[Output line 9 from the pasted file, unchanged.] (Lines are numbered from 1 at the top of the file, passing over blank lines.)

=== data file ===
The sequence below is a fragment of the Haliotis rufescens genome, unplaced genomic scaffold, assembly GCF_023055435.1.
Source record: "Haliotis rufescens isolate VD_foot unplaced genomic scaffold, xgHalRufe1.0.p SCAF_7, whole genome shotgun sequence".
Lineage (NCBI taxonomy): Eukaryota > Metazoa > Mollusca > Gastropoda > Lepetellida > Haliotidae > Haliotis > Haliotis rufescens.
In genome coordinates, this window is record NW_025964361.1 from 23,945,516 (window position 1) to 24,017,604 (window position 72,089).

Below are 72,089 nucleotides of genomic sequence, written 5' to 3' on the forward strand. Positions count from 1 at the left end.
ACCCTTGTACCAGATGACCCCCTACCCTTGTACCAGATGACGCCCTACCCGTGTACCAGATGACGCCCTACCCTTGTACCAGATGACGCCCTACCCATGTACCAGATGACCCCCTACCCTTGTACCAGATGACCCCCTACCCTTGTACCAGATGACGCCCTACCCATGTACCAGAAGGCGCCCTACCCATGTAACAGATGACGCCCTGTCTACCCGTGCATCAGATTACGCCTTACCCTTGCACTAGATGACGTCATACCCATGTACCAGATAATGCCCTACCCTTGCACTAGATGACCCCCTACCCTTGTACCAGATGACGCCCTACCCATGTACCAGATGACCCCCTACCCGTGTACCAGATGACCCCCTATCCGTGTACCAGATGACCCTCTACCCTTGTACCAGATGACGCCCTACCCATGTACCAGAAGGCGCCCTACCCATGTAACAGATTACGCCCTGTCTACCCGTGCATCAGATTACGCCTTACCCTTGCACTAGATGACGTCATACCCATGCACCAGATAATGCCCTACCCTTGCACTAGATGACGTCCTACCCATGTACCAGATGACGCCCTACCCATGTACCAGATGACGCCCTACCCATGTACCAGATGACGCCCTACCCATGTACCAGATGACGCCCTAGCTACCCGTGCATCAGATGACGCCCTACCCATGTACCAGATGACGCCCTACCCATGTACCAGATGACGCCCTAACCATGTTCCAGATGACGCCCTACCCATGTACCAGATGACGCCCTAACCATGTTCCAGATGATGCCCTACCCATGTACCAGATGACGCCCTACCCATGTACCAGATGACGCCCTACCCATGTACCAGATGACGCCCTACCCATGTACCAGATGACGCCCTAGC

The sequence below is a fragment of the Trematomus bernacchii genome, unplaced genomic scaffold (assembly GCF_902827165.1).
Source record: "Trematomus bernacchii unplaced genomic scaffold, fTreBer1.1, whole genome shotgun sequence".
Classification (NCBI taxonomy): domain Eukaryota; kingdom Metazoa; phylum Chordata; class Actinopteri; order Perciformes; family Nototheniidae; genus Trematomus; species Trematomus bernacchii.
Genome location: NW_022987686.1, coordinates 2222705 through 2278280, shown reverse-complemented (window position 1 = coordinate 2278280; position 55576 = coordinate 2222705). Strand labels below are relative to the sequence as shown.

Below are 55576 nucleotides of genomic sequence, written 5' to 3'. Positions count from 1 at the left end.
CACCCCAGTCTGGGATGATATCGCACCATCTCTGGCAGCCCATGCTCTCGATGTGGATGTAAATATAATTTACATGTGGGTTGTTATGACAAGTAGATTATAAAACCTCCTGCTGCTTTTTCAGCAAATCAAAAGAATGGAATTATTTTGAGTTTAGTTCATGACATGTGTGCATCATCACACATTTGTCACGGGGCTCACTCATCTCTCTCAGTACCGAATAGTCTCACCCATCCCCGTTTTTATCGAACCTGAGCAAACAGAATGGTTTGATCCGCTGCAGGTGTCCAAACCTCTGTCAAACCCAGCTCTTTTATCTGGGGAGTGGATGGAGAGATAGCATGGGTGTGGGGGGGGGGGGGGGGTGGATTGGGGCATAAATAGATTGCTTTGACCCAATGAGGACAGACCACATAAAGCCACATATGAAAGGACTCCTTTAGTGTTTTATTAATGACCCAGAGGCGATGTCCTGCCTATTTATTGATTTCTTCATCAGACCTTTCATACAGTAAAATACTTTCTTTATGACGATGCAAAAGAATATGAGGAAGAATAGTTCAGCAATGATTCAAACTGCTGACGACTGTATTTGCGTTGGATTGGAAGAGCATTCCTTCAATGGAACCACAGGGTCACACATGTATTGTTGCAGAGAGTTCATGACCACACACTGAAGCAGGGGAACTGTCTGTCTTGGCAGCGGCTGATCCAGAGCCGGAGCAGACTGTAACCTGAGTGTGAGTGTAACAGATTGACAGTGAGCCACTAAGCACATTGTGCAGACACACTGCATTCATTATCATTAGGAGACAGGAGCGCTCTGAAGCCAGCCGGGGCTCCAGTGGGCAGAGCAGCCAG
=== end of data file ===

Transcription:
Classification (NCBI taxonomy): domain Eukaryota; kingdom Metazoa; phylum Chordata; class Actinopteri; order Perciformes; family Nototheniidae; genus Trematomus; species Trematomus bernacchii.